Her bedroom was adorned by a bountiful collection of ladies hats. Hats in every color, pattern, shape, and style overflowed on top of her large wooden dresser drawer. Knowing how proud Frances was of her collection, grandchildren would often feign interest in the hats only to ask for a dime to use the gumball machine -- which was also conveniently located in her bedroom. It was an unspoken arrangement that left everyone smiling.
For any occasion and for each holiday, Frances would thoughtfully select a particular piece of jewelry from her drawer, many of which she had actually made herself. She could often be seen holding court, surrounded by her daughters and granddaughters, describing the gemstone and explaining where shed procured it from.
Much to the delight of her friends and family, Frances home was always stocked with her indulgences of choice: sweets, scotch, and champagne. Crystal dishes filled with candy could always be found around her house, and chocolate almond fudge ice cream was a staple in her freezer. Annually on Christmas Eve, she enjoyed a glass of Johnnie Walker Blue Label on the rocks. Baby showers, holidays, and occasionally just ordinary nights were celebrated with a glass of something bubbly -- and there was plenty to go around.
But as much as she loved to collect, Frances equally delighted in giving. Harkening back to her love of singing and all things entertainment, she was an avid supporter of the arts and enjoyed many nights with friends at the ballet, opera, and symphony. She also gave generously to many charities, including Little Sisters of the Poor, First Hand Foundation, and the American Royal, just to name a few.
Of equal importance, however, are the priceless memories, lessons, and traditions she gave her family and friends, which will carry on for generations to come. There is no doubt that Frances friends and family will gather next St. Patricks Day to take Jameson shots in her honor. We will miss her every day, and will fondly think of her whenever we see something beautiful, or enjoy a fine glass of champagne.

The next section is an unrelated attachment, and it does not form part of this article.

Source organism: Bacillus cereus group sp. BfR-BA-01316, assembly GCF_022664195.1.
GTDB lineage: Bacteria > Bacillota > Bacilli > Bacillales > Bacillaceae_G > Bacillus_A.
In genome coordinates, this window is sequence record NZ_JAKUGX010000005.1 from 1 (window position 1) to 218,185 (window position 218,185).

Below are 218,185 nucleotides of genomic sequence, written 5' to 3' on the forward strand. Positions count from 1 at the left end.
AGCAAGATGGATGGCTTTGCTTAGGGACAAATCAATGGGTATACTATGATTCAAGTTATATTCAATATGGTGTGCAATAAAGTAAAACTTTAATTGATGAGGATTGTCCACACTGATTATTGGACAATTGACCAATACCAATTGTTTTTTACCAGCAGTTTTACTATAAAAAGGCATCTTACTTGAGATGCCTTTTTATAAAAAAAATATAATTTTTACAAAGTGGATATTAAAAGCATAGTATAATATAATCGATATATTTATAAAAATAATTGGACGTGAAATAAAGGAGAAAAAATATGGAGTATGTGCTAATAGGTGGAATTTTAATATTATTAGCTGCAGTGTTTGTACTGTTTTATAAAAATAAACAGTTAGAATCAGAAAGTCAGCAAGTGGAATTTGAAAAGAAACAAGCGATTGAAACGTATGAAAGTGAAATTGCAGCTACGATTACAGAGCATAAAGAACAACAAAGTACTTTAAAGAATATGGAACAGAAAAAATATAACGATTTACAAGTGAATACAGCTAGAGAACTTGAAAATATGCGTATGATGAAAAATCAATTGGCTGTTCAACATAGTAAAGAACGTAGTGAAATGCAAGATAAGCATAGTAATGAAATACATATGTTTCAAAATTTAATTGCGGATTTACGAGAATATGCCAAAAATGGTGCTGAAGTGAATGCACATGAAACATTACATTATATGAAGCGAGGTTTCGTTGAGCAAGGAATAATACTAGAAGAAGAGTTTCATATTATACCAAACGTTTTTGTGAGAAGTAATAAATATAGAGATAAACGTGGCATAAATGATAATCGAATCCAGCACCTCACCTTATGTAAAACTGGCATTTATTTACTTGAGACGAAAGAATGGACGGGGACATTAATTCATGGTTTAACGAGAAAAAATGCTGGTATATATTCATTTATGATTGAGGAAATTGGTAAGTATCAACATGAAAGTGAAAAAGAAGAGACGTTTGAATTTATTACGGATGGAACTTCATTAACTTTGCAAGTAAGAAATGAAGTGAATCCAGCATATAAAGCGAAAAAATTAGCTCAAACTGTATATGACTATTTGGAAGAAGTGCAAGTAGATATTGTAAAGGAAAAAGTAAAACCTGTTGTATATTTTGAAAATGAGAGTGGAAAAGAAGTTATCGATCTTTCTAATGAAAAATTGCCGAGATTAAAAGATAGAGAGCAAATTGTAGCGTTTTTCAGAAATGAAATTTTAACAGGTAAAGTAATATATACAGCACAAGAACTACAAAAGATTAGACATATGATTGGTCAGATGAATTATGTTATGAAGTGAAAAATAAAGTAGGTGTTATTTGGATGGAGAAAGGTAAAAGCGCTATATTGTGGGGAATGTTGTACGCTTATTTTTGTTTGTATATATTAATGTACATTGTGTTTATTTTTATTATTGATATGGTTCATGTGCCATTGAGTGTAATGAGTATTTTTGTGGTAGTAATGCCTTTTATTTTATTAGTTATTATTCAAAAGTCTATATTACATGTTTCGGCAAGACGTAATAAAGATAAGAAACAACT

Frances was preceded in death by her husband, Paul Lillig; her parents, Margaret "Marge" Campbell and William Fisher; her sisters, Miggie Degan, Anna Mae Burns, Rita Fuller, Helen McGrath, Jeanne Cassidy, and Terese Macdonald; her brothers, Tom Fisher, and Bill Fisher; her daughter, Jeanne Lillig-Patterson, and son-in-law, Neal Patterson; and daughter-in-law Sherrie Hanf Lillig. She leaves behind her children, Margaret "Mig" Lillig (Kevin) Amey, Paul Lillig, Anthony "Tony" Lillig (Holly), Mary Ann Lillig, Lisa Lillig; and her grandchildren, Luke, Pat, Nick, Clare, Molly, Wesley, Frank, Clay, Lindsey, Cortney, Will, Shadow, Charleah, Amanda, Nathan, Collin, Teresa, and Mathew, as well as fourteen great-grandchildren.
The family is especially grateful for Frances caregiving team over the past several years. To those who helped her enjoy her final years, thank you.
Happily, Paul and Frances will be remembered together. A Serra rosary for the couple will be prayed at 9:30 a.m., Tuesday, July 13th, followed by visitation at 10:00 a.m. at Visitation Catholic Church, 5141 Main St, Kansas City, Missouri. A Mass of Christian burial will follow at 11:00 a.m. Memorial donations can be made to Little Sisters of the Poor. Please

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Tuesday, July 13, 2021 9:30 AM
Visitation Church 5141 Main Street Kansas City, Missouri 64113
Tuesday, July 13, 2021 10:00 AM
Visitation Church 5141 Main Street Kansas City, Missouri 64113
Mass of Christian Burial
Tuesday, July 13, 2021 11:00 AM
Visitation Church 5141 Main Street Kansas City, Missouri 64113